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Clayton: Buffalo's "Big" Question is Linebacker

Bills LB Angelo Crowell

Keeping up with today's theme, John Clayton has attempted to pose the "big question" for every team in the NFL. That story can be viewed here. Here is Clayton's big question for the Buffalo Bills:


"Are the Bills really better at linebacker without Takeo Spikes and London Fletcher?

A follow-up question is whether the Bills are as good at running back with Marshawn Lynch replacing Willis McGahee. Naturally, the Bills wanted Patrick Willis to be their first-round pick. He would have been the anchor to their linebacking corps, but the 49ers drafted him one spot ahead of the Bills. Marv Levy believes he found a new Shane Conlin with the second-round selection of Paul Posluszny.

Spikes and Fletcher are gone, so the linebacking group has been completely overhauled. With a defensive line that isn't dominating, it is hard to tell whether the defense is even better. Making things worse is the loss of Nate Clements at cornerback. The Bills are hoping to get by with Terrence McGee and Ashton Youboty. As a low-revenue team, the Bills have to cut some financial corners. It remains to be seen whether they cut their collective throats by losing too many key defenders."


Now, I don't have the most respect for Mr. Clayton - especially when a Shane "Conlin" never played for the Buffalo Bills. Edit your articles, Mr. Clayton. However, I digress. It was nice to see Clayton go out on a limb with this question as well. I'm going to answer his questions now for him and save him a season's worth of guesswork.

The Bills are not better at linebacker. Nor are they worse at linebacker. The new players are simply better-tailored to our scheme. The team is going to rely on a new young leader at the position, likely strong-side starter Angelo Crowell. Rookie Paul Posluszny will be a leader for us down the line, and the combination of Keith Ellison and Coy Wire will hold down the fort at the weak side. Depth is marginal, but it was marginal last year as well. The team lost an overpriced, over-the-hill veteran in Takeo Spikes, replaced by Crowell on the strong side. That is an upgrade in speed, youth and (by last year's standards) playmaking. Posluszny seems the most NFL-ready linebacker that was available in the draft, and he gives the Bills one thing that they were lacking in the middle: size. Fletcher was a playmaker for this team, but he simply was not an ideal middle linebacker in a Cover-2 system. Posluszny has a far better chance at filling this role ideally.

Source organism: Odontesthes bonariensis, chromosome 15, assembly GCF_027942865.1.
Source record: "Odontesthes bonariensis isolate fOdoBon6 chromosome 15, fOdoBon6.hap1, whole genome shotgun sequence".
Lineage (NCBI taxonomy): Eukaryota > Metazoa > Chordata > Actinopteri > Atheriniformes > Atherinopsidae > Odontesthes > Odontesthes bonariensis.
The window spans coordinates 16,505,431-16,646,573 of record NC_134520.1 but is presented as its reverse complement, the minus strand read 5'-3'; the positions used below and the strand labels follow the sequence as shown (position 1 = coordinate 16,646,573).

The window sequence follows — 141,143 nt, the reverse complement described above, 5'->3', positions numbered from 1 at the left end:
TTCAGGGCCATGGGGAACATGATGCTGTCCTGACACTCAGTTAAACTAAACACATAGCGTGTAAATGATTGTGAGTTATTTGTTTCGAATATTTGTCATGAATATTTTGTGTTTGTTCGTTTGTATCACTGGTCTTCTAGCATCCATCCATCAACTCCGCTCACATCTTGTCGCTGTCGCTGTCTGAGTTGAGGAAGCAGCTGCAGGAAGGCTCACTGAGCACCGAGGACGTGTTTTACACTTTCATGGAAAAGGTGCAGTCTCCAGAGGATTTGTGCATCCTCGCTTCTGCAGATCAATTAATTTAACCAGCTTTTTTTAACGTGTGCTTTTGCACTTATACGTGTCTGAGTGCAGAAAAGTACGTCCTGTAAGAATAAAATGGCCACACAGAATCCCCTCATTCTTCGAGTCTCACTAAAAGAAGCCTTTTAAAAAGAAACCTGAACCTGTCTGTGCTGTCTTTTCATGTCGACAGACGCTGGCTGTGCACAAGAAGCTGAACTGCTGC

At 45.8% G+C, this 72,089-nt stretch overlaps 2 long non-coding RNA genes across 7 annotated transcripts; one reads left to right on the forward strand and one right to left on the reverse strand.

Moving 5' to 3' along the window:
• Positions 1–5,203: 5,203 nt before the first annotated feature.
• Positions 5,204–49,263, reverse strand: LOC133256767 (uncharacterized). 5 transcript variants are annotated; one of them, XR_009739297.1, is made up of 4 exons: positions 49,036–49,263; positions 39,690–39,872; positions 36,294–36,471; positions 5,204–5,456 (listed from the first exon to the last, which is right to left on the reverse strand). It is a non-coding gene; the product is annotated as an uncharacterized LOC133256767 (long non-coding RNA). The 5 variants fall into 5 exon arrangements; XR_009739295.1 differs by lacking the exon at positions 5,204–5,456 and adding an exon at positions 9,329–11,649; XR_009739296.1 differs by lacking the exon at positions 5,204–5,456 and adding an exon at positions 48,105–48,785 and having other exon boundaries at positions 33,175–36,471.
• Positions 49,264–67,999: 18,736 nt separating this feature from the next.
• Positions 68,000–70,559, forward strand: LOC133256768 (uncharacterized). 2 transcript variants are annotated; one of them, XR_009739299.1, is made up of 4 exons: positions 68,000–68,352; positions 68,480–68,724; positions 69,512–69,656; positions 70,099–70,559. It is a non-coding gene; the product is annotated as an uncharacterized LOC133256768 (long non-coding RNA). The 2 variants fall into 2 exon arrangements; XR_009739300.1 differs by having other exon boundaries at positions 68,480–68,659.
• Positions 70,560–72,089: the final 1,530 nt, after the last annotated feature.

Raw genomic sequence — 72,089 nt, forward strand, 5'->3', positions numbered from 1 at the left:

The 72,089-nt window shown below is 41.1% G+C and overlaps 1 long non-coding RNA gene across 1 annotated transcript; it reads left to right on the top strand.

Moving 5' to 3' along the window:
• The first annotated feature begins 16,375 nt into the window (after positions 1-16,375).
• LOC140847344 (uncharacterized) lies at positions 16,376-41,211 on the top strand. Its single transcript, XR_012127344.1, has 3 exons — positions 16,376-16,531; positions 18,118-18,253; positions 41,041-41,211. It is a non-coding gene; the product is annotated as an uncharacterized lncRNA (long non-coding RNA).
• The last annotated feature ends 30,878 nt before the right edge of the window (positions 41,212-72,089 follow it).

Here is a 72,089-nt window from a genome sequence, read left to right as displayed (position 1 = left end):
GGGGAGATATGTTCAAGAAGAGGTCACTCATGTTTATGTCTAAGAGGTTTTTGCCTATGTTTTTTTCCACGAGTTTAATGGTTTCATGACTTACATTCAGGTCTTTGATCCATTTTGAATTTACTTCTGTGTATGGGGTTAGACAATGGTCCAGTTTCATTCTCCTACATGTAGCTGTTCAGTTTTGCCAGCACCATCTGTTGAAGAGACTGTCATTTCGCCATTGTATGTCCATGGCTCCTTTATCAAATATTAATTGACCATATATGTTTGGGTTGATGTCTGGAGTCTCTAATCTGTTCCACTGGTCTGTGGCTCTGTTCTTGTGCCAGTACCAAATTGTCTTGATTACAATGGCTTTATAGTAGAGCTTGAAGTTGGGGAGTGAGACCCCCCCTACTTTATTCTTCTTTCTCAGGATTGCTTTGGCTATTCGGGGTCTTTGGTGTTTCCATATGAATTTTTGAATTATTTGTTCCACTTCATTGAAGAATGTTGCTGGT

The team is much better at running back. Popular media hear the name "Willis McGahee"', realize he's gone and think the Bills have traded away a superstar. What they don't realize is that the Bills shed merely two straight mediocre seasons and a future ugly contract situation. Then they went out and got themselves the most versatile backfield they've had in a long time - Marshawn Lynch, Anthony Thomas and Dwayne Wright each have their own unique skill sets and all three figure to see playing time. That versatility and depth already puts us lightyears ahead at the RB position.

I don't think Clayton was close in his assessment of Buffalo's "big question". He wasn't even thinking on the right side of the ball. To me, the big question is this: Can J.P. Losman continue his development and show that he is a capable, playoff-caliber QB? Defense keeps you in games, but you have to score points to win in this league. We have a fast, physical, damage-control defense in place that is young. I don't expect the group to be stellar, but I do expect them to be consistent - most Tampa-2 systems are. The question, then, is whether or not Losman can consistently put up the points necessary to outscore teams and win football games next season. The Colts have played by these rules for the last half-dozen years, and it landed them a Lombardi Trophy last year. They have a damage-control defense and an offense that ranks among the most dominant in league history. Can Losman provide an attack consistent enough to mask the youth of our new defense?

That's the big question, John.